L+T: This is the place where the Cartier “Innovation & Development” concept, or “Cartier ID” for short, was born: a true laboratory of ideas where tomorrow’s watches are invented in partnership with cutting-edge industries and top universities. What was your role in this? Tell me a little bit more about Cartier ID and what it offers.
: The research and development team that works in the “Think Tank” works on many subjects at the same time because you have to have many ideas in order to get one that ultimately will make it into production. Innovation is a very tough process in which there is a lot of scrap! The objectives of this team are very simple: how to improve performance and reliability. Some of those ideas are transformed into a concept watch in order to materialize our vision of the future of watchmaking. The purpose of making a concept watch is to give the direction for the teams and stimulate their creativity. It is far easier to work on a real watch than to work on a “power point” project. However, those concept watches, which are not intended for sale, are nothing without the “D” of “ID”, which stands for development. Indeed, going into production is our ultimate goal since we’d like those major breakthroughs to be the future of our watches. It may take time since we are in rupture with what we know, but we are strongly committed to work on the industrialization of those ideas in a step by step approach. ID One was the first “adjustment-free” watch in 2009 with the vision of making a watch that could be near-eternal. A watch that doesn’t have to be serviced for the rest of its life and that could cope with the aggressions of the environment of the wearer such as shocks, vibrations, temperature changes, etc… Aggressions that a traditional watch struggles to cope with. The first commercial step in this direction will be released next year with a watch called the “Astrotourbillon Carbon Crystal” which incorporates some of the techniques and principles that were first studied in ID One. It will be the first step and obviously many more steps are to come.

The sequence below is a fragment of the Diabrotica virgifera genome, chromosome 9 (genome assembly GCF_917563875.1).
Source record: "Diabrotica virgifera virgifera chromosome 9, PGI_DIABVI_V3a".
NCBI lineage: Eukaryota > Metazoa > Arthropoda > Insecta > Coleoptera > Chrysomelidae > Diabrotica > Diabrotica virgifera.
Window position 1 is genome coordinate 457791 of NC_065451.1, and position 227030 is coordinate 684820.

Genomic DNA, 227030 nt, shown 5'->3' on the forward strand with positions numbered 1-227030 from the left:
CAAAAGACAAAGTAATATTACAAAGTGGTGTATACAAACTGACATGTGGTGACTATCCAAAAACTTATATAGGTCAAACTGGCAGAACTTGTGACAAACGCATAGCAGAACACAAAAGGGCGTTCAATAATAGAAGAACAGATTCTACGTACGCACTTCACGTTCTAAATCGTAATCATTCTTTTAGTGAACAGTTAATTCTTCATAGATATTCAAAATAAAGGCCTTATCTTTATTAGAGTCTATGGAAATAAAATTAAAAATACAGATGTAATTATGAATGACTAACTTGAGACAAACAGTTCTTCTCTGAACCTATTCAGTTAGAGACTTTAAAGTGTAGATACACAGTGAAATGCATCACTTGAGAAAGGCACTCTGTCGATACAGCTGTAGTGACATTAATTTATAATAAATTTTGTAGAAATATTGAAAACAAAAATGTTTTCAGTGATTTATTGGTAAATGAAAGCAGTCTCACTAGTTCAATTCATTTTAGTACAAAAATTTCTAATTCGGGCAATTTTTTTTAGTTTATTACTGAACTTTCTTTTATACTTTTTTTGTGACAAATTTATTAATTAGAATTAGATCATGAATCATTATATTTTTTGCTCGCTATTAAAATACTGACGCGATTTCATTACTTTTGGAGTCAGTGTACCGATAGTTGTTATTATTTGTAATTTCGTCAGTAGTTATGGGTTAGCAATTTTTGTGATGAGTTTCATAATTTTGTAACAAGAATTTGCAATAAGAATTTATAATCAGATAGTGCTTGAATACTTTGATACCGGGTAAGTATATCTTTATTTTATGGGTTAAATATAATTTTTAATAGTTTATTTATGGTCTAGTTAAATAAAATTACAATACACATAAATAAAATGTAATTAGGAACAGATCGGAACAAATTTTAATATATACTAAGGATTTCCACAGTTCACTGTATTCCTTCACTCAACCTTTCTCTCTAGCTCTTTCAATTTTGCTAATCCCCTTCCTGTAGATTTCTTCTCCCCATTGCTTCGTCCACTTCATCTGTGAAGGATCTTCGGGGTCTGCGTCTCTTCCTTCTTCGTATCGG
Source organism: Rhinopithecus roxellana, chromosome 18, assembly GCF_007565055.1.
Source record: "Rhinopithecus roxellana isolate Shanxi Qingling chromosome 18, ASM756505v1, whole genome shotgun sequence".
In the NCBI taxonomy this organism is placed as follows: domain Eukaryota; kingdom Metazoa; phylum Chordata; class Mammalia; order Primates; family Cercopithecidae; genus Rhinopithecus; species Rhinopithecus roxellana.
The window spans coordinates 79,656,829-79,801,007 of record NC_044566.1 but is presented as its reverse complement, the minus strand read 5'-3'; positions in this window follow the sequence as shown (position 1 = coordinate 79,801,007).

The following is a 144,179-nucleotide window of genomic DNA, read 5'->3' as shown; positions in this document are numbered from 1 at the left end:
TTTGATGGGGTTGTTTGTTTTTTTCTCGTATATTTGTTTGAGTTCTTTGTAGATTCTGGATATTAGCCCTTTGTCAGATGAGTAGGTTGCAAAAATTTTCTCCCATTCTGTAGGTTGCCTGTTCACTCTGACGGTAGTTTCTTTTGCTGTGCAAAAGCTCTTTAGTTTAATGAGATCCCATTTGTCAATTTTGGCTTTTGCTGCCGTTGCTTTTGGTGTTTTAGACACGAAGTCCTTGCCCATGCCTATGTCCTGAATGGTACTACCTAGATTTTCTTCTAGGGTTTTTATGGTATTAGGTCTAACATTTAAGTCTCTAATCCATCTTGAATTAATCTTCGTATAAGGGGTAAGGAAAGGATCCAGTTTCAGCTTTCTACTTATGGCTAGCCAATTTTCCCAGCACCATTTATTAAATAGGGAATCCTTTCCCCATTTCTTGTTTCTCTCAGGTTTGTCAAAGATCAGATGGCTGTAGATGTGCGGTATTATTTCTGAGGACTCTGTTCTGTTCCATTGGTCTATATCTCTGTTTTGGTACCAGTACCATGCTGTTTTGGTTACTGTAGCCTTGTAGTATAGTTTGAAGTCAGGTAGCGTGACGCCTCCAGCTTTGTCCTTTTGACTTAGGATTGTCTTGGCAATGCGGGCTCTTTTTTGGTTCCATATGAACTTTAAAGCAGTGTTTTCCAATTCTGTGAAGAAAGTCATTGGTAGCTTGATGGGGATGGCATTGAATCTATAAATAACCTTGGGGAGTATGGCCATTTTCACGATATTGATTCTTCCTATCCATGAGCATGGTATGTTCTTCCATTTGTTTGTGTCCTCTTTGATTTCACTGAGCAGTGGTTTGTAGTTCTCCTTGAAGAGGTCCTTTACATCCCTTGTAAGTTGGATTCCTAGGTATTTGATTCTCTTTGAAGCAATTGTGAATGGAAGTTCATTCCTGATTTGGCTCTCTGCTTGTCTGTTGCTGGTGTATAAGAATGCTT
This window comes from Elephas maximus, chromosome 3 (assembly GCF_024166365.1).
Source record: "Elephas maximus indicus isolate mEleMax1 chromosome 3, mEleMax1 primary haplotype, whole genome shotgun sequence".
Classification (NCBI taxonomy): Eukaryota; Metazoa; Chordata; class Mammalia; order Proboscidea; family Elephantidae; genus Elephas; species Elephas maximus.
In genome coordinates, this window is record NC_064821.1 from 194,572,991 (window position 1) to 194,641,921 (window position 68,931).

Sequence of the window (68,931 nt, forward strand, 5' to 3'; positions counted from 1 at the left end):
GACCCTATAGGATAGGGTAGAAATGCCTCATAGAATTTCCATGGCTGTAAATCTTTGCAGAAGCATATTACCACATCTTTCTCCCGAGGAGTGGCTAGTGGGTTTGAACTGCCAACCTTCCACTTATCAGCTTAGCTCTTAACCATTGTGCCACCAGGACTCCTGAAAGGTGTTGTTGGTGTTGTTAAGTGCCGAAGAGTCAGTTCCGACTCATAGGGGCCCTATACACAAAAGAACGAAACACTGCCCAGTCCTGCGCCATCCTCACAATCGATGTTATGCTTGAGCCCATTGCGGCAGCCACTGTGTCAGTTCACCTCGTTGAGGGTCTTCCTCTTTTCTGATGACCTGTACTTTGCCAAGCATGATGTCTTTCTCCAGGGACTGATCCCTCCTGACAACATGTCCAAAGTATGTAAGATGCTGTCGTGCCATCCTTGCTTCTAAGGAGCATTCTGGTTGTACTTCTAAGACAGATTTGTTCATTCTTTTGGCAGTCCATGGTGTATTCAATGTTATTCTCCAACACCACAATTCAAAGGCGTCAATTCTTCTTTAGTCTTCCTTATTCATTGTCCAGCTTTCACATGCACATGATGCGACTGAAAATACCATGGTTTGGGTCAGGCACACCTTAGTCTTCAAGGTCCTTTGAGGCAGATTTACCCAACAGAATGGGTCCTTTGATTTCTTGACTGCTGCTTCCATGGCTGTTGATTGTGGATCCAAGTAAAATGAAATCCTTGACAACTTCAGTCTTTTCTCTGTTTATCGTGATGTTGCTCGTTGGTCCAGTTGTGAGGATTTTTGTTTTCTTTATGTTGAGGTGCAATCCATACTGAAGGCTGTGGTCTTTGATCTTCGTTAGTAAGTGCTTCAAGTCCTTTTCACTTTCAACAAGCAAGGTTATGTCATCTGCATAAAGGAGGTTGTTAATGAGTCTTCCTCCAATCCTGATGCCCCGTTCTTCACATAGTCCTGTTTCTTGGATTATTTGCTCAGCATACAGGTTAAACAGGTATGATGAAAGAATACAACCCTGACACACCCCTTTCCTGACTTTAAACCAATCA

L+T: What was the next step?
: Second chapter in our vision of the future of watchmaking is ID Two which explores the domain of efficiency in watchmaking since we have remarked that traditional watches are very inefficient mechanical devices. More than three quarter of the energy stored in a watch is simply wasted and not used to tell time! Thus working on efficiency can lead you to have access to levels of energy you couldn’t have dreamt of some years ago. It opens up new territories for the future of watchmaking: now we can dream of miniaturization without compromising with performance, we can dream of longer power reserve within the same size of watches or even of completely new functions since we have access to new levels of energy. And this is only the beginning! We’ll continue to dream about the future of watchmaking through the “ID” program but also we’ll continue to work hard in order to make those dreams come true in our current range of watches.